A. Benton Cocanougher

Dr. A. Benton Cocanougher was appointed Interim Dean of the Bush School effective January 1, 2009. He is Dean Emeritus and Professor Emeritus at the Mays Business School at Texas A&M University. Cocanougher has a long and distinguished record in academic administration having served as Dean of the Mays School of Business from 1987 — 2001, dean of the College of Business (1976-1985), and senior vice president and provost (1985-87) at the University of Houston. Most recently, he served as the interim chancellor of the Texas A&M University System (2003-2004).

Dr. Cocanougher earned his undergraduate and graduate degrees in finance and marketing from the University of Texas at Austin. His primary research interests include marketing strategy and planning and consumer analysis. His publications have appeared in several professional journals, including Harvard Business Review, Journal of Marketing, Journal of Marketing Research, and Social Science Quarterly.

His professional awards and activities include the Distinguished Alumnus Award, College of Business Administration, University of Texas at Austin; Texas A&M Association of Former Students Distinguished Achievement Award; Distinguished Service Award, University of Houston – College of Business Administration Alumni Association; Nicholas Salgo Outstanding Teacher Award; Mortar Board Distinguished Professor Award; and member, Beta Gamma Sigma Honorary, Phi Kappa Honorary, and Golden Key Honorary.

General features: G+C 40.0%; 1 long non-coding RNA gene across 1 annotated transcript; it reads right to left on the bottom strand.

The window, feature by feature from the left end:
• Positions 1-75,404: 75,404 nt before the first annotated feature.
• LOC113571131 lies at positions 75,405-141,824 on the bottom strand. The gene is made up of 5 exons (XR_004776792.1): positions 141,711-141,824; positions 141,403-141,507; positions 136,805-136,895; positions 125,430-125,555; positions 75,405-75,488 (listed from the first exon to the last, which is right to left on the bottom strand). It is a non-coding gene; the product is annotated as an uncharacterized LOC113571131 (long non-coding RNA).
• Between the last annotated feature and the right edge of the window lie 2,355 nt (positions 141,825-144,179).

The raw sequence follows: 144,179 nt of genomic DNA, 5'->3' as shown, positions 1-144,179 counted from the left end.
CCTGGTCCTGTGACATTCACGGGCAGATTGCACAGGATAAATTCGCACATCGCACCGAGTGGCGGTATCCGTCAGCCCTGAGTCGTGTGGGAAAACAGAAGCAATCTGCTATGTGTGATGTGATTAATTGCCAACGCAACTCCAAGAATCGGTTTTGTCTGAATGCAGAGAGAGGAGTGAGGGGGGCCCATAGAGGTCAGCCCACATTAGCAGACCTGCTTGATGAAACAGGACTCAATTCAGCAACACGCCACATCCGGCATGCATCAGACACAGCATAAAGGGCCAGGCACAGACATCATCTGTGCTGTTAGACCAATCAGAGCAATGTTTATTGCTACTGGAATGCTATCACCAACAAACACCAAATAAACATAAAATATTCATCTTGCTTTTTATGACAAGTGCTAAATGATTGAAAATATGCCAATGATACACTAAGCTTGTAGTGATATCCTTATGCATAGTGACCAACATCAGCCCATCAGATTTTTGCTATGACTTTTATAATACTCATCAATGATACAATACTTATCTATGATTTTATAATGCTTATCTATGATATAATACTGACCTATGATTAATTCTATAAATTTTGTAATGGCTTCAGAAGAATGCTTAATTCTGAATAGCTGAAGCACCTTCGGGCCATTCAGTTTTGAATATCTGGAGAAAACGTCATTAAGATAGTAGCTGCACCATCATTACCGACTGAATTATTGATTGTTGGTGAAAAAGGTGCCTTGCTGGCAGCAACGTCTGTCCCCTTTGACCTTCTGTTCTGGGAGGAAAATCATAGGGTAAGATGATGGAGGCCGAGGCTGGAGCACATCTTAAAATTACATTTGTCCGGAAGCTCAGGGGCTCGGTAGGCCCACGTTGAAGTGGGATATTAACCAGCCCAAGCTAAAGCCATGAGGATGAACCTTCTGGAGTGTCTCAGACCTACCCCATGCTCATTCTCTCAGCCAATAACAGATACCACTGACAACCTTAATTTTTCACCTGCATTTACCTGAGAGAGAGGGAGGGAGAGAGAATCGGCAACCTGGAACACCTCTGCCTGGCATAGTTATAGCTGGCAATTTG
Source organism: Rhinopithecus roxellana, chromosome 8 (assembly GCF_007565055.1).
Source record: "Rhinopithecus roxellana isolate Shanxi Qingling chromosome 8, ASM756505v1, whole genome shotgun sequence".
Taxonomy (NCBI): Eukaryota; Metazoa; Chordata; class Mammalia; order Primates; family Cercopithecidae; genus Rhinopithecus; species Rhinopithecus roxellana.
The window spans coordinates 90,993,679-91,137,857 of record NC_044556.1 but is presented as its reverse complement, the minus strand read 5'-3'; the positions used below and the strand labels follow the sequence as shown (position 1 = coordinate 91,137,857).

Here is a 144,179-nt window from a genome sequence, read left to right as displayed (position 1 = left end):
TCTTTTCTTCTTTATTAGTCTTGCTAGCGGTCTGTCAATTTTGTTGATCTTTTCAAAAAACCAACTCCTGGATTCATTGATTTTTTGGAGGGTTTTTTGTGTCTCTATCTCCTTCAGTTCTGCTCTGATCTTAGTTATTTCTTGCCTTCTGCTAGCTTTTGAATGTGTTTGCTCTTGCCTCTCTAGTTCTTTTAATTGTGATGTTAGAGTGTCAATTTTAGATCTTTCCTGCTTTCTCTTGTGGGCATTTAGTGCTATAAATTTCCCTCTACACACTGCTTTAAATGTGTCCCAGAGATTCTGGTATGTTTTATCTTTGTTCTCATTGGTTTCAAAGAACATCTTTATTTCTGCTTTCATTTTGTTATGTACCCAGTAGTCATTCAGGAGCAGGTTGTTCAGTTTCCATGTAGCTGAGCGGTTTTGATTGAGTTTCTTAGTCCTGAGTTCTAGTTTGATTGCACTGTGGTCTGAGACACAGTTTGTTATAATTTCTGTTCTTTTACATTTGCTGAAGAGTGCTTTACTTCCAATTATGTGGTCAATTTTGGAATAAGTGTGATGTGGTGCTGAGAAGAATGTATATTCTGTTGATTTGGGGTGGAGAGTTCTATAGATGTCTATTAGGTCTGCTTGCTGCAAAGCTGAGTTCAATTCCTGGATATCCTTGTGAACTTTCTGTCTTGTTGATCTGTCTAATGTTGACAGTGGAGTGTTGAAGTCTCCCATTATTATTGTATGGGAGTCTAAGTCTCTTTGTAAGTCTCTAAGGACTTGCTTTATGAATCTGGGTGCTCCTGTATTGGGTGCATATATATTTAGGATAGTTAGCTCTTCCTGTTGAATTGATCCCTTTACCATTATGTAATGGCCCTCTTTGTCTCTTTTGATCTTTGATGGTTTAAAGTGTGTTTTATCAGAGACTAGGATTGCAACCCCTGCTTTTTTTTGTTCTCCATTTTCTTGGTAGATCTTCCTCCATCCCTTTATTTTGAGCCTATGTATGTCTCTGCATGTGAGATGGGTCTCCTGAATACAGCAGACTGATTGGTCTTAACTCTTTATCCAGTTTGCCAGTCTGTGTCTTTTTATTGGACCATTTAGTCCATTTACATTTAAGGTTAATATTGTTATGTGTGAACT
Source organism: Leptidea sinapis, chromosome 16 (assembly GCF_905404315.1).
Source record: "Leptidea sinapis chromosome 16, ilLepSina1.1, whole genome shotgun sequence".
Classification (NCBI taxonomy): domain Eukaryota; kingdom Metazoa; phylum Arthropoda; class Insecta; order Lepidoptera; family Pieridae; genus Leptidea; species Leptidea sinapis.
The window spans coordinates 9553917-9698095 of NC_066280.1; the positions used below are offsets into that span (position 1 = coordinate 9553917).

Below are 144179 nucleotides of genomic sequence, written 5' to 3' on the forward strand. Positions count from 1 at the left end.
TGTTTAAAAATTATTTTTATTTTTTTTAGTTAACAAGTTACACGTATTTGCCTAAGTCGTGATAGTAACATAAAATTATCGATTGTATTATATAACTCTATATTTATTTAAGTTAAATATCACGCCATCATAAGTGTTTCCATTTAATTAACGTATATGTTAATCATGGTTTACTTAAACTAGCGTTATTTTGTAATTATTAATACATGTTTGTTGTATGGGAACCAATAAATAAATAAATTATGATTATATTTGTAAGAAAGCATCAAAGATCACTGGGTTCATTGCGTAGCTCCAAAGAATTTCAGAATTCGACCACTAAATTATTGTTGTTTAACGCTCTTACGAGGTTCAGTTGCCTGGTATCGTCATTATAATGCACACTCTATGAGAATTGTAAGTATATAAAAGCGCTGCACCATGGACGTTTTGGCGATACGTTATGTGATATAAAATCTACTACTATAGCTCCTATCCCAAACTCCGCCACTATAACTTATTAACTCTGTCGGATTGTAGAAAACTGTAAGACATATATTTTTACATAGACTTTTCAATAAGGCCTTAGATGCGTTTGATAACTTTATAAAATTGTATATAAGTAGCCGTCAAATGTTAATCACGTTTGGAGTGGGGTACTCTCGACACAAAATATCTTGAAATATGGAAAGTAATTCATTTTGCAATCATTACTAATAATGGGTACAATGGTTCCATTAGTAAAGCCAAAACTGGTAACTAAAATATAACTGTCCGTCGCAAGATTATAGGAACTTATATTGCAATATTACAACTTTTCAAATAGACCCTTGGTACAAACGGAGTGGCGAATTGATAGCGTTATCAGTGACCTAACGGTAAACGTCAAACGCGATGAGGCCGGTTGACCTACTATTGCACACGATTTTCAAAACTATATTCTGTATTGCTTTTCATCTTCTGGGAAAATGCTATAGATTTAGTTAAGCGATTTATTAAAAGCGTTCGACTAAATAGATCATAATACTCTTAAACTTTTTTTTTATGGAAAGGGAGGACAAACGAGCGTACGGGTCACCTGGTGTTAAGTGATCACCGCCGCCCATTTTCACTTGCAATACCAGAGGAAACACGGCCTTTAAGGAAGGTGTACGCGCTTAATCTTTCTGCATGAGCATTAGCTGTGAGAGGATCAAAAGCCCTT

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Problem Definition In Marketing

Problem Definition in Marketing

Problem Definition in Marketing is one in a series of monographs produced by the American Marketing Association to further the advancement of science in marketing. The authors, distinguished Professors William B. Locander and A. Benton Cocanougher of the University of Houston, have created a concise and highly accessible text addressing the frequently complex task of problem definition for marketing researchers. A few highlighted topics of discussion include:

  • A comprehensive overview of the problem definition process;
  • Specific criteria for problem recognition; and,
  • Clarification of the roles of management and researchers.

Through this thorough analysis of the problem definition process, the authors have provided an invaluable guide to the early stages of decision making. This step-by-step framework will prove highly illuminating and useful for marketing researchers and practitioners, as well as students and scholars of marketing.

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